Disclosure: I received a copy of this book from the publisher for free. The views expressed here are 100% my own and may differ from yours. This review is also part of the Multicultural Book Day posting which as of this review, takes place Jan.27, 2017. Book activities and further information is attached below. ~ M.M. Hudson aka Naila Moon
Where to find the author:
Rebecca Langston-George is a middle school language arts teacher who also trains teachers in writing instruction. Her articles, poetry and puzzles have appeared in many children’s magazines. When she’s not at the keyboard Rebecca volunteers for the local chapter of the Society of Children’s Book Writers and Illustrators (SCBWI). She is also a past president of the Kern Reading Association. The granddaughter of a fabulous flapper, Rebecca lives in Bakersfield, California. Amazon Facebook
Janna Rose Bock is a freelance illustrator in Long Beach, California. She earned a BFA in illustration from California State University, Long Beach, and later continued her education at Concept Design Academy in Pasadena. She specializes in digital illustration and whimsical stylized illustrations.
Activities for further extension of this book:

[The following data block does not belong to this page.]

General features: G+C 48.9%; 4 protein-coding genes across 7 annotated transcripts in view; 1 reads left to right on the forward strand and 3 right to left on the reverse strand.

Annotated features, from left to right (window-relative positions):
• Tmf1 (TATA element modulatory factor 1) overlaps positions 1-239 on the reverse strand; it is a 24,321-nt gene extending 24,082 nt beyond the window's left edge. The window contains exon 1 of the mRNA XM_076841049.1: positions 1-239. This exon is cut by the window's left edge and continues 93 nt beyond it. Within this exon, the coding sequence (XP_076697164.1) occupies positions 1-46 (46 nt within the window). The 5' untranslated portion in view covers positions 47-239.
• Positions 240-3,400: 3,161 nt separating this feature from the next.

1. Donate to the Malala Fund
Inspired by co-founders Malala and Ziauddin Yousafzai, Malala Fund’s goal is to enable girls to complete 12 years of safe, quality education so that they can achieve their potential and be positive change-makers in their families and communities. We work with partners all over the world helping to empower girls and amplify their voices; we invest in local education leaders and programs; and we advocate for more resources for education and safe schools for every child.
2. Tweet to Malala and keep up with what she is currently doing. @MalalaFund
3. Be a pen pal to another girl from another country. You could talk about what it is like to be in your school, what you are studying, draw pictures, send each other photos, always sign your name.
4. Watch Malala's speech to the United Nations upon accepting her Peace prize.